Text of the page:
WASHINGTON DC —
Zanu-PF’s insistence on the full implementation of its controversial indigenization policy, and its hardline stance against the West, appear to be waning, in favor of a more conciliatory call for re-engagement and compromise on black empowerment.
Zimbabwe’s threats to kick out foreign-owned companies that don’t tow the indeginization line, have turned to assurances - to some - that no such thing will happen. President Robert Mugabe took many by surprise when he declared in his 2014 Independence Day speech, that he would negotiate with companies bringing business to Zimbabwe, and not insist on the 51-49 percent requirement on them.
Finance Minister Patrick Chinamasa echoed the same assurance at a recent international conference in Harare, saying government would not take 51 percent of anyone’s money, as no one size fits all. At the same conference, Minister Chinamasa also called for an end to confrontation with the West, saying Zimbabwe is ready for new partnerships.
Analysts are pondering the meaning of this change of tone and position. Lecturer Tendai Chari of the University of Venda in South Africa, says Zanu-PF is simply claiming its July election victory.
“I wouldn’t characterize it as change as such, as far as indigenization policy, media policies and so forth. I would say perhaps its moderation of those policies, and we know that Zanu-PF won comprehensively and perhaps Zanu-PF is feeling more comfortable in the driving seat in terms of consolidating its power base.”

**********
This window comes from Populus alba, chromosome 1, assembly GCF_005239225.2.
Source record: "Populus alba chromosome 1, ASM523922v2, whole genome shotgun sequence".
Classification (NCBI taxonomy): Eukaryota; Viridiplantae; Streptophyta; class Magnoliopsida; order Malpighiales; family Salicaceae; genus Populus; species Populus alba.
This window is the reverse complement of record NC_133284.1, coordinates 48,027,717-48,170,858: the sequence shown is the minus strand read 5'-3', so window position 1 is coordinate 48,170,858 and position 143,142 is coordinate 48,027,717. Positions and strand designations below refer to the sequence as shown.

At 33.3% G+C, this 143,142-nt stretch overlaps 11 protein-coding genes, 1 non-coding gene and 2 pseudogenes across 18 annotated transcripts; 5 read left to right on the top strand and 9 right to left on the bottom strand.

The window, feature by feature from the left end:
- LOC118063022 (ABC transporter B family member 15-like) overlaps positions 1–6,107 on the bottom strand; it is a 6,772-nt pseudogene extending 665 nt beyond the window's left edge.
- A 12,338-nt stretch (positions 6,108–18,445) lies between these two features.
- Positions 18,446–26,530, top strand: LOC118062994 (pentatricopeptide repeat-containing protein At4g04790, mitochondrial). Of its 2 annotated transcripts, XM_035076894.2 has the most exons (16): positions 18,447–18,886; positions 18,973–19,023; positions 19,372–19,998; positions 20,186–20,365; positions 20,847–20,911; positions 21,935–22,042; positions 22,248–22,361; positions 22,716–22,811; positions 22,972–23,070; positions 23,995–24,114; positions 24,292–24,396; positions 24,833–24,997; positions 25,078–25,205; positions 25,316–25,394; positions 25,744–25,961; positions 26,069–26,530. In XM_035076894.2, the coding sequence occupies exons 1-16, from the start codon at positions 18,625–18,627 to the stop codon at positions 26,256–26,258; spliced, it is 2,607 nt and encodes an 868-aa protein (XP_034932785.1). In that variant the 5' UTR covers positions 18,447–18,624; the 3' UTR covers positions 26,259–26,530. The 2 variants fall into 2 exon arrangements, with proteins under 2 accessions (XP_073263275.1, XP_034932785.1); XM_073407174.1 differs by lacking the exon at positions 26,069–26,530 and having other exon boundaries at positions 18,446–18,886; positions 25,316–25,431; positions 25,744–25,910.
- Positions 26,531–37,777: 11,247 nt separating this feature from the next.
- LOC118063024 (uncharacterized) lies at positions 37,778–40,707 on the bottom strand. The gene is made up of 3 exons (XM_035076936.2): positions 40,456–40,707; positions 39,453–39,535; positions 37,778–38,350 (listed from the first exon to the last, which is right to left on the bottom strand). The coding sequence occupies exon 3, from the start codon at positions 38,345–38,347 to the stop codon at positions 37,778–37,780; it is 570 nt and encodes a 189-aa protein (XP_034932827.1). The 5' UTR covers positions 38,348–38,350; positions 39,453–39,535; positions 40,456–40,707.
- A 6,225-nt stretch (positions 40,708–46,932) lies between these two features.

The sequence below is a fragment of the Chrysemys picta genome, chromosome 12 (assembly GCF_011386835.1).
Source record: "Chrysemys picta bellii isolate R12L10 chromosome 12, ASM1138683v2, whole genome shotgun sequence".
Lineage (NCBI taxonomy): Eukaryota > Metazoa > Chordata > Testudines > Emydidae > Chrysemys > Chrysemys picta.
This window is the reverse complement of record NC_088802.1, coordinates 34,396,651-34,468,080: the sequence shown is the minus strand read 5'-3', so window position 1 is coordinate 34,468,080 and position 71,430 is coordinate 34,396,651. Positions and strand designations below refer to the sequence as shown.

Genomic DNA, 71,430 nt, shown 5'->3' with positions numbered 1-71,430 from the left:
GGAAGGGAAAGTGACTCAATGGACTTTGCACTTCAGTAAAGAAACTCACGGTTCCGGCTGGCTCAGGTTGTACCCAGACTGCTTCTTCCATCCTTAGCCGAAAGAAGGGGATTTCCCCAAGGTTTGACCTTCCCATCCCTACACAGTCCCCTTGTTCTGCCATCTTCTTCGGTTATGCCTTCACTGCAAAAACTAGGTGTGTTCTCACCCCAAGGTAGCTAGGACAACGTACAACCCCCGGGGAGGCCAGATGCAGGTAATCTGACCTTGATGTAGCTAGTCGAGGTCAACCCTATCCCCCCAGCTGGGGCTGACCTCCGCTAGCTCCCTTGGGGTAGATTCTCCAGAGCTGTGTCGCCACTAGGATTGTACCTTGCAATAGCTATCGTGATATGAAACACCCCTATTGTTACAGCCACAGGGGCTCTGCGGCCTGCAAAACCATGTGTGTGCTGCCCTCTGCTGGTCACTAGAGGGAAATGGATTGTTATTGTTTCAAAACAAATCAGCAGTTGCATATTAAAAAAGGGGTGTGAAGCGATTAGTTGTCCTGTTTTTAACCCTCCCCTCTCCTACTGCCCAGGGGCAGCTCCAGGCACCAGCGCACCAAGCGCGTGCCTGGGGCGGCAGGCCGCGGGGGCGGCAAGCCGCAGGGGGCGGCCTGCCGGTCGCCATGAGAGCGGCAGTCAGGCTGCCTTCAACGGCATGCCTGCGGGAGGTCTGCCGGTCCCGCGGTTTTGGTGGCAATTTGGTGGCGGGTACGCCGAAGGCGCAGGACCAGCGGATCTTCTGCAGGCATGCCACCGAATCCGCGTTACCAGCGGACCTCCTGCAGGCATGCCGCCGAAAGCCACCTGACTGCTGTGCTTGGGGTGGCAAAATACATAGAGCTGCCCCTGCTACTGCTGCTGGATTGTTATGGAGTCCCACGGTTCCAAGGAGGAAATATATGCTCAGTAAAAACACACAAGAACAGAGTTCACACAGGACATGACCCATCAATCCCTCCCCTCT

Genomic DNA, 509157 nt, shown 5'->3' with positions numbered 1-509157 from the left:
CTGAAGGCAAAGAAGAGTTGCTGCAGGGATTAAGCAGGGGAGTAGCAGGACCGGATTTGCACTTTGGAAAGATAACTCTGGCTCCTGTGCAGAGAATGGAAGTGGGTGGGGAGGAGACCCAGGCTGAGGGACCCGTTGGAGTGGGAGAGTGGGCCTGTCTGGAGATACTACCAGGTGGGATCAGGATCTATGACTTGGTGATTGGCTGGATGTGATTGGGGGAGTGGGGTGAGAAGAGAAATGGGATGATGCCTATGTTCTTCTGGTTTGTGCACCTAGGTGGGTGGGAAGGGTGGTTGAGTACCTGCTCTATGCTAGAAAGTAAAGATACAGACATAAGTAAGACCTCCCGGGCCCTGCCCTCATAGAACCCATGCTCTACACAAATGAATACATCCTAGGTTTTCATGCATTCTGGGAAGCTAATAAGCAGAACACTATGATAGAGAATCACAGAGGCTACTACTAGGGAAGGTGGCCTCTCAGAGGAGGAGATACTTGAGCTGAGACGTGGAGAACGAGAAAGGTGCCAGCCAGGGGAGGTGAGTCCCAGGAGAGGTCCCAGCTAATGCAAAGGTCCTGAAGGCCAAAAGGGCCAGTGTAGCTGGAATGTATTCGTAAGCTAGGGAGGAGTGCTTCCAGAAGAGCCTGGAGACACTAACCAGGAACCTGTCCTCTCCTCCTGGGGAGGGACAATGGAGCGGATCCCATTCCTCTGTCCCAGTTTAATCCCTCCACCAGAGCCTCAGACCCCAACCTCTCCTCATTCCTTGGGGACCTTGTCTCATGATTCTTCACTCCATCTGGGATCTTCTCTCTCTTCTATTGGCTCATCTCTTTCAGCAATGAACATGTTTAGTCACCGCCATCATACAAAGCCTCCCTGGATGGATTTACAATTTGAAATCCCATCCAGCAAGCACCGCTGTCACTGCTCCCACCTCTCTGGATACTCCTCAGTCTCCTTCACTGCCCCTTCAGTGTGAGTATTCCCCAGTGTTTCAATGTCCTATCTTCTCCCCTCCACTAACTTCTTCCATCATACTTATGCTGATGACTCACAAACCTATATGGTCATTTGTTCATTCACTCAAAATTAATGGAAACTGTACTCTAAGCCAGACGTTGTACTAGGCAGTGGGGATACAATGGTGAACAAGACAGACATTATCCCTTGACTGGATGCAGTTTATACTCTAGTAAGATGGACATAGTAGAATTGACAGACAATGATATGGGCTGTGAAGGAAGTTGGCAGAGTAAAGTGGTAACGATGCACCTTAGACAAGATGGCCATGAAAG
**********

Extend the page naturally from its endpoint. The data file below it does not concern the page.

In line with this, Nkululeko Sibanda of Huddersfield University in the United Kingdom says Zanu-PF is capitalizing on the vacuum of political opposition. With former Prime Minister Morgan Tsvangirai now out of the unity government, and his party fractured by internal conflict, that has potentially turned off western supporters, Sibanda says Zanu-PF is positioning itself.
“Zanu-PF certainly believes that with Morgan Tsvangirai losing his position, there is a vacuum in terms of who the international community can relate to, and they hope they can recapture the position they had before the advent of the MDC,” said Sibanda.
But political analyst Brilliant Mhlanga of Hertfordshire University in the United Kingdom, sees this more as reaction by Zanu-PF, to a dose of reality.
“Over the years they have been pursuing the Look East Policy, but it is known that those that they are dealing with in the East, China and India and of course others, are also dealing with the West, so they know that for a fact that they cannot lock out the West, so it’s a strategy,” said Mhlanga.
Whatever the motivation, analysts say Zanu-PF has little choice but to do something different given the state of the economy and the hardships citizens are subjected to. The challenge, however, remains winning over western countries, who for many years had pushed for regime change in the country, and showed open support for the MDC.
Media studies lecturer Chari says based on media coverage of Zimbabwe, the West is paying close attention.